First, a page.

Can you put the numbers 1 to 8 into the circles so that the four calculations are correct?
Can you see why 2 by 2 could be 5? Can you predict what 2 by 10 will be?
If you have only four weights, where could you place them in order to balance this equaliser?
First Connect Three game for an adult and child. Use the dice numbers and either addition or subtraction to get three numbers in a straight line.
Place six toy ladybirds into the box so that there are two ladybirds in every column and every row.
Choose a symbol to put into the number sentence.
Starting with the number 180, take away 9 again and again, joining up the dots as you go. Watch out - don't join all the dots!
Some Games That May Be Nice or Nasty for an adult and child. Use your knowledge of place value to beat your opponent.
When I fold a 0-20 number line, I end up with 'stacks' of numbers on top of each other. These challenges involve varying the length of the number line and investigating the 'stack totals'.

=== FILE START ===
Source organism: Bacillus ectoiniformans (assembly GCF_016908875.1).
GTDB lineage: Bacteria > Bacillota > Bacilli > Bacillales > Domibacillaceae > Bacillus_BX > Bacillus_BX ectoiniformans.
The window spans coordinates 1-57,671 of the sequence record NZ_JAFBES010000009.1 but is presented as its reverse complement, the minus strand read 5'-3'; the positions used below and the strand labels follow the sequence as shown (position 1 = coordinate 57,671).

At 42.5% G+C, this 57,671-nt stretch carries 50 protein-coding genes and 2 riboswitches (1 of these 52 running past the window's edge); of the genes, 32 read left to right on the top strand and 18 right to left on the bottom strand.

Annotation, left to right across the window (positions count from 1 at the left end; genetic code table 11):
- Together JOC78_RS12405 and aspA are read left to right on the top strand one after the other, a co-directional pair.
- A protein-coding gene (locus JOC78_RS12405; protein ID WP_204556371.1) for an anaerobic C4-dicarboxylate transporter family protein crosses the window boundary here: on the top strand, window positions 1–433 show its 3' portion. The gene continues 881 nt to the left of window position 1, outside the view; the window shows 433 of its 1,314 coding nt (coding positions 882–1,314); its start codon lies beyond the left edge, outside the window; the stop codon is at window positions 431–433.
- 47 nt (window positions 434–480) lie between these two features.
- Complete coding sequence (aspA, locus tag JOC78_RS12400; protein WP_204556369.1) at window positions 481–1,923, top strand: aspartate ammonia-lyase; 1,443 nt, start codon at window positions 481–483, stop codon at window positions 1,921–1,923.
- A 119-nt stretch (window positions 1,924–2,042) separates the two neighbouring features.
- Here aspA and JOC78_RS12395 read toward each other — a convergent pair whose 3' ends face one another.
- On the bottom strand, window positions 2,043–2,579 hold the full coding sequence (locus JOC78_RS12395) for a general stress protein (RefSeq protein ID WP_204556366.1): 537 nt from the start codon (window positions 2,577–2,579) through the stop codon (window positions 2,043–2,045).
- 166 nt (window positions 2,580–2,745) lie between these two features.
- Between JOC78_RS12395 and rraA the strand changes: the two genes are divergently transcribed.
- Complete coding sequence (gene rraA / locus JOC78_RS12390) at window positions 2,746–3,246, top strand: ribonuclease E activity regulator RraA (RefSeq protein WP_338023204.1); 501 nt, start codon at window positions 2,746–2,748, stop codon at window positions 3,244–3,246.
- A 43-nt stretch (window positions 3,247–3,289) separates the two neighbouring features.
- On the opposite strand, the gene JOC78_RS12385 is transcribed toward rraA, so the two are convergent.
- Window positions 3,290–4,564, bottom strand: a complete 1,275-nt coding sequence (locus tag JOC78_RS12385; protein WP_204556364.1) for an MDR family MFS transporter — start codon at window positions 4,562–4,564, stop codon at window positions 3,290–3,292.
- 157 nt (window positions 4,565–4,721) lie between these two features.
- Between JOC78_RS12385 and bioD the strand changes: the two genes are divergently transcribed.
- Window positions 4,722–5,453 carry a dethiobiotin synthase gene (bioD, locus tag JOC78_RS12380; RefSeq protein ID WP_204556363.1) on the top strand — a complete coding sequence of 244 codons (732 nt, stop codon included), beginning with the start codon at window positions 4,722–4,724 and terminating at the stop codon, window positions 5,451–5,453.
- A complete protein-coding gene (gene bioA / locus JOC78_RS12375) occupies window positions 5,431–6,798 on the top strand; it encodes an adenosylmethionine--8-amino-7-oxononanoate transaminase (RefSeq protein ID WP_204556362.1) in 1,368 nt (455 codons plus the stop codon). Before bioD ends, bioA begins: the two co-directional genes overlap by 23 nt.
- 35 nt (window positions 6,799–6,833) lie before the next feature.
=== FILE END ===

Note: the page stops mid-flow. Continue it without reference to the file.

Here is a chance to play a version of the classic Countdown Game.
Make your own double-sided magic square. But can you complete both sides once you've made the pieces?
The idea of this game is to add or subtract the two numbers on the dice and cover the result on the grid, trying to get a line of three. Are there some numbers that are good to aim for?
Place the numbers from 1 to 9 in the squares below so that the difference between joined squares is odd. How many different ways can you do this?
This task, written for the National Young Mathematicians' Award 2016, involves open-topped boxes made with interlocking cubes. Explore the number of units of paint that are needed to cover the boxes. . . .
This problem is based on a code using two different prime numbers less than 10. You'll need to multiply them together and shift the alphabet forwards by the result. Can you decipher the code?
Place the numbers 1 to 10 in the circles so that each number is the difference between the two numbers just below it.
This is an adding game for two players.